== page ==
PAGE 12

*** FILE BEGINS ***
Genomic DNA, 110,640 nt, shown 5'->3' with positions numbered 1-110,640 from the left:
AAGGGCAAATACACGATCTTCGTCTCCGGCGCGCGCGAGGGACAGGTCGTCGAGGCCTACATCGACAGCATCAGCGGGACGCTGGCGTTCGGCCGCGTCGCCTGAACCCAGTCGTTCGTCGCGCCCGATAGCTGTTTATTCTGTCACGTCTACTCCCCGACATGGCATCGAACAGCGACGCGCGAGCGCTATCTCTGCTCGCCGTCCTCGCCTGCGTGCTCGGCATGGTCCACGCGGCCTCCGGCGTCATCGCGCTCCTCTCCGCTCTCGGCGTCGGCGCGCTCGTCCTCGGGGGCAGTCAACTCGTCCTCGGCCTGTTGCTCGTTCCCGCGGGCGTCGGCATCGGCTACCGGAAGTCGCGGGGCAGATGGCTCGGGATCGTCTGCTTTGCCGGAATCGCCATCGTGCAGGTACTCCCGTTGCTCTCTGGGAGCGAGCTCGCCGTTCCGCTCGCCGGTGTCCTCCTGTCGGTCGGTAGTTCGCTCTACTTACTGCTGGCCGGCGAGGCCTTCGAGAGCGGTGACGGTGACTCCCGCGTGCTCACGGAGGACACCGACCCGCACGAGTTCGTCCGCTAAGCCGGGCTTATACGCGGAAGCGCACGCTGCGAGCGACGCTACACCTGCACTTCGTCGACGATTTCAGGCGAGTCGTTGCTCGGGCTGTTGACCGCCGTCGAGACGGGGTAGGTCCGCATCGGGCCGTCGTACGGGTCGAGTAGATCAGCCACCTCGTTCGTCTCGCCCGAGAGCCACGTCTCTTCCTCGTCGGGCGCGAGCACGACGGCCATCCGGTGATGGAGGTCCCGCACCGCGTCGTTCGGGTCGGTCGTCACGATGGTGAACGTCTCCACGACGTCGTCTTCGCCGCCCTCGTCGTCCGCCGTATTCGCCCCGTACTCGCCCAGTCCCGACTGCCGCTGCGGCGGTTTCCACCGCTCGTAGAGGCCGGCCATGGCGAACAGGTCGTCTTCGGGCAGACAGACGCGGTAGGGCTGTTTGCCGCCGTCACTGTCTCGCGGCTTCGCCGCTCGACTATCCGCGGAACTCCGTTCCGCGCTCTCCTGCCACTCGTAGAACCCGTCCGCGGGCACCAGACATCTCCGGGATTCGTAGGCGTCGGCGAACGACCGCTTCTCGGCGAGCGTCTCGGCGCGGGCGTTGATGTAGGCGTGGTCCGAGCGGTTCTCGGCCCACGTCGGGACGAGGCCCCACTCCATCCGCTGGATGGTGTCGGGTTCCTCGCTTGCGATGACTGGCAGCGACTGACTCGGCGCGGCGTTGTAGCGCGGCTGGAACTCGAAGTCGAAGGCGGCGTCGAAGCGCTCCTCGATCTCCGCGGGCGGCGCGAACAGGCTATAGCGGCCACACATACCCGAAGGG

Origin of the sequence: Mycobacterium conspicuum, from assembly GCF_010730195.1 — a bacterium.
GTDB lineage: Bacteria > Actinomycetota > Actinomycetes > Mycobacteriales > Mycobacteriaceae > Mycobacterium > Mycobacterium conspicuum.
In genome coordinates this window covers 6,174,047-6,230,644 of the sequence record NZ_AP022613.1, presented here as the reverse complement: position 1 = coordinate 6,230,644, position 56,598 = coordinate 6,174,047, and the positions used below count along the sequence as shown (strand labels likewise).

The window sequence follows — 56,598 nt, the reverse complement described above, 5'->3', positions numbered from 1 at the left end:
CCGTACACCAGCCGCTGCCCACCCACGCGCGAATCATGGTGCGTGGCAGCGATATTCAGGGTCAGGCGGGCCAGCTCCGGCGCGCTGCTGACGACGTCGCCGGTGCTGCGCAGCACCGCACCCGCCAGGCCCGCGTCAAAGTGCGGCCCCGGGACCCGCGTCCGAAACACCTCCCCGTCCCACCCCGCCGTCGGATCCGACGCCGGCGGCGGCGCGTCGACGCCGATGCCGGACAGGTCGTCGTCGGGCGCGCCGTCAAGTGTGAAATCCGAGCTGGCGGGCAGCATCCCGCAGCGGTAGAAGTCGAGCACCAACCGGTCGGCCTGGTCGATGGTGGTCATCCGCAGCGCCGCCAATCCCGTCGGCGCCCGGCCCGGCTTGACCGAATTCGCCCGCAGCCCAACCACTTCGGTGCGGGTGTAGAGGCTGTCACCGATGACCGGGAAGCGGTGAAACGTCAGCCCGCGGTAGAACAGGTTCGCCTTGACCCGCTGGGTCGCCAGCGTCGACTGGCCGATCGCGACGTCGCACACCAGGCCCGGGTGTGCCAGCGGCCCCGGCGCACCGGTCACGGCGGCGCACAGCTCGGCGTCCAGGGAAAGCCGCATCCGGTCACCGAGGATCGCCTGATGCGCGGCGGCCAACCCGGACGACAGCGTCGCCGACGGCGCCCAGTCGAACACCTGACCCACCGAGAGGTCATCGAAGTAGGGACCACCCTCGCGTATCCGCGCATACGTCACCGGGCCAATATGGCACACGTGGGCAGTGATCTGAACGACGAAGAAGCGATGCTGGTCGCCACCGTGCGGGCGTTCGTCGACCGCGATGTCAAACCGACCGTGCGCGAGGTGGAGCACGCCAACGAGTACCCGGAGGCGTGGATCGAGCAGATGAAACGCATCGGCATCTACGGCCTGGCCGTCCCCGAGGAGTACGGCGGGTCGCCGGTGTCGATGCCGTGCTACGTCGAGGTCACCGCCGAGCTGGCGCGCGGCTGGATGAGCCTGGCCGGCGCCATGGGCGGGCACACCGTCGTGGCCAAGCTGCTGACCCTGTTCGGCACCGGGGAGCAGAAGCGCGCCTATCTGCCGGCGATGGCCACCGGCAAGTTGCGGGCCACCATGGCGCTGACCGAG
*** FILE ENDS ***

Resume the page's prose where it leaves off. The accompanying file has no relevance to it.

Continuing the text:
By BRENT STUBBS Senior Sports Reporter bstubbs@tribunemedia.net N EW DELHI, India On Thursday, half of Team Bahamas tennis players arrived to join the contingent of track and field competitors, cyclists and boxers waiting to represent our country at the XIX Commonwealth Games. While all of the track and field athletes with the exception of Donald Thomas (expected to arrive October 2) have settled in along with the two boxers and two of t hree cyclists (Mark H olowesko withdrew), coach L eo Rolle and female player N ikkita Fountain were the latest to arrive. They came into the games village yesterday along with assistant boxing coach Floyd Seymour from Washington D.C. and physiotherapist Cottrice RobertsRobinson from Grand Bahama. Chef de mission Roy Colebrooke, who arrived ahead of the team to ensure that everything was in order, said the Bahamas is looking pretty good. With me being a hotelier, with a new facility like this being opened, you will have some clean up challenges and that is exactly what it was, he said. There was no need to cry about anything. I think what needed to happen was everybody just needed to pull together and get the job done. That is exactly what happened when I got here with persons who were hired to do that job. Musgrove said he has been to many sporting events and these accommodations have surpassed most of them. So I dont know why there were so many complaints about the preparation of the games. During the Bahamas flag raising ceremony on Tuesday, Musgrove was highlighted in the local daily newspapers for the stance he took against those countries who cried shame on India. When we look at what the games stand, its about bringing the Commonwealth nations together and so if we run into this kind o f situation, I believe that i nstead of pointing fingers, we should bind together and help to ensure that these games in India be the best games for the Commonwealth, he said. Ive been to other games. Theyve had their challenges. There are no games that go on without their challenges. Sure India had some rain, but that was an act of God. But after the rain, they went ahead and put some measures in place to get the ground facilities in order and that is what they did. Musgrove said those persons who accused India of not being fully ready to host the games would probably want to take those words back now when they look at what has t ranspired in getting the facili ties ready. Tim Munnings, the deputy chef de mission, said he couldnt agree more with Colebrooke. My expectations when I first came here were a bit low because of what I seen reported in the press, but I was extremely pleased when I went into the rooms and saw the accommodations, Munnings said. The space was impressive, the bathrooms were very clean. Im sure they had to do a lot of cleaning up. But each room, the cafeteria, everywhere has air-condition, so all of the athletes are comfortable. The only struggle is the inconsistent Internet service, but the Internet goes off at home, so theyre working on it and were doing the best we can. We dont need the Internet to compete. This is really about the athletes, so were trying to ensure that they are as comfortable as they can be. While coach Rolle and Fountain made it in yesterday, Grand Bahamian tennisp layer Larikah Russell was due in by today. The male players Marvin Rolle, Devin Munnings and Rodney Carey Jr from Grand Bahama are scheduled to arrive before the opening on Sunday. F or Rolle, the trip for him and Fountain was long and tiring, especially considering the fact that they both arrived without their luggage. Anytime you are travel ling on this side of the world, y ou have to be prepared for a Junior sailors prepare for the Optimist National Championship FIFTY junior sailors from Long Island, Governors Har bour, Harbour Island, Abaco and Freeport and 30 from Nassau are expected to compete for the Bahamas Optimist National Open Champi onship 2010 October 2-3 in Montagu Bay. C M Y K C M Y K FRIDAY, OCTOBER 1, 2010 THETRIBUNE PAGE 11 P AGE 10 International sports news TO DISCUSS STORIES ON THIS PAGE LOG ON TO WWW.TRIBUNE242.COM Comets strike out Saints, 18-3 QUEENS College Comets senior girls went on the road and defeated the Kingsway Academy Saints, 18-3. The Bahamas Amateur Indepen d ent Secondary Schools (BAISS softball season got underway on Tuesday afternoon. On the mound for the Comets was three-sport star Alex Marshall, known for her prowess on the basketball court, who pitched a stellar game for the win. The Comets took control in the opening inning and never relin quished the lead en route to the lopsided win. The Comets moved to 1-0 on the season while the Saints fell to 0-1. S S O O F F T T B B A A L L L L LOPSIDED WIN: Senior girls on the softball field Tuesday. SEE more photos page 9 Everything seems to be quite in order at the Commonwealth Games... S ee page 9 P h o t o s b y K e r m i t T a y l o r THE XIX COMMONWEALTH GAMES NEW DELHI 2010 THE TRIBUNE SCOTTSDALE Vixens took the victory in three sets 25-9, 25-13 and 25-9 against Champions Club as New Providence Volleyball Association (NPVA continued Wednesday night at the D W Davis Gymnasium. Krystel Rolle led all scorers with 12 points in the win while Samantha Forbes fin ished with two points in a losing effort. The mens feature was another three-setter as the Technicians defeated the Saints 25-17, 26-24 and 2522. Derek Walkine finished with nine points for the win and Chauncey Cooper scored seven in the loss. Also last week Sunday, the Johnsons Lady Truckers beat the COB Lady Caribs 18-25, 25-8, 25-12 and 25-18. Davia Moss and Anastacia Sands-Moultrie led the Truckers with 12 and five points respectively in the win. In the losing effort, Diandra Sands scored 12 points, five of which were service aces. On the mens side, the Intruders improved their record to 2-0 by defeating DaBasement Crimestoppers 25-13, 22-25, 31-29, 24-26 and 16-14 who dropped to 0-2 early in the season. Prince and Arison Wilson led the charge with 27 and 18 points respectively to secure the win. Muller Petit and John Rolle both came up with 18 points in the loss. And on September 25, the Lady Techs needed four sets to defeat the Lady Caribs 25-17, 16-25, 25-16 and 2514. Sherry Whylly led the Techs and all scorers with 11 points for the win and Krystal Delancy scored eight for the Lady Caribs. In mens action, the Scotia Defenders disposed of the Youthful Saints 25-18, 2519 and 25-17. Shedrick Forbes and Jamaal Ferguson led all scorers with 16 and nine points respectively. Lorenzo Williams and Chauncey Cooper both scored six points for the Saints. V ixens beat Champs Club Technicians def eat Saints Team Bahamas settling in, looking pretty good S S E E E E p p a a g g e e 9 9 By RENALDO DORSETT Sports Reporter rdorsett@tribunemedia.net PAIRED with two different crews over the course of the two-day competition, one half of the defending Snipe Nationals champion was able to reclaim the title in 2010. Robert Dunkley and crew Shaquille Dean/Michelle Hope finished well ahead of the competition in the final points standings of the Bahamas Sailing Associations (BSAs Nationals over the weekend in Montagu Bay. Dunkley and Dean posted a dominating day one when they captured first place fin ishes in all three races. On day two, Dunkley and Hope finished third in race three, fourth in race five, but rebounded to end the event on a winning note with a first place finish in the finale. The team finished with a final score of seven points overall. Jimme Lowe and Carmeron Symonette finished second overall with 13 points, Dwayne Wallis and Lee McCoy were third with 14 points, Fernando de Carde nas and Kim Pyfrom fourth with 17, Gavin McKinney and Donico Brown fifth with 18, Lori Lowe and Maria Aaboe sixth with 26 while Chris Sands and Adam Russell rounded out the field with 29 points. Seven boats contested the championship which has been in existence for more than 40 years. Dunkley won the 2009 nationals alongside crew BJ Burrows. The Snipe class features a 15 and-a-half foot, two-person, one-design racing dinghy. The boat is recognised by the International Sailing Federation (ISF Class and is sailed in 26 different countries worldwide. One of the most all-inclusive sailing classes, it is con tested by all persons of varying age, weight, or sex, with co-ed draws popular in inter national competition. Lori Lowe, fleet captain for the Snipe Class, was one of four sailors to represent the Bahamas in Snipe Class at the XXI Central American and Caribbean Games in Mayaguez, Puerto Rico. Along with crew Michael Holowesko, the team placed seventh with 36 points while Jimmie Lowe and crew Cameron Symonette was fifth with 29 points. Lowe said the Snipe class continues to be on the rise, due in large part to the BSA summer programme. The growth of the class has fluctuated over the years. There have been championships where we have seen as many Dunkley and crew win Snipe Nationals OPTIMIST OPEN: About 50 junior sailors from Long Island, Governors Harbour, Harbour Island, Abaco and Freeport and 30 from Nassau are expected to compete this weekend (October 2-3 the Bahamas Optimist National Open Championship 2010. S S E E E E p p a a g g e e 9 9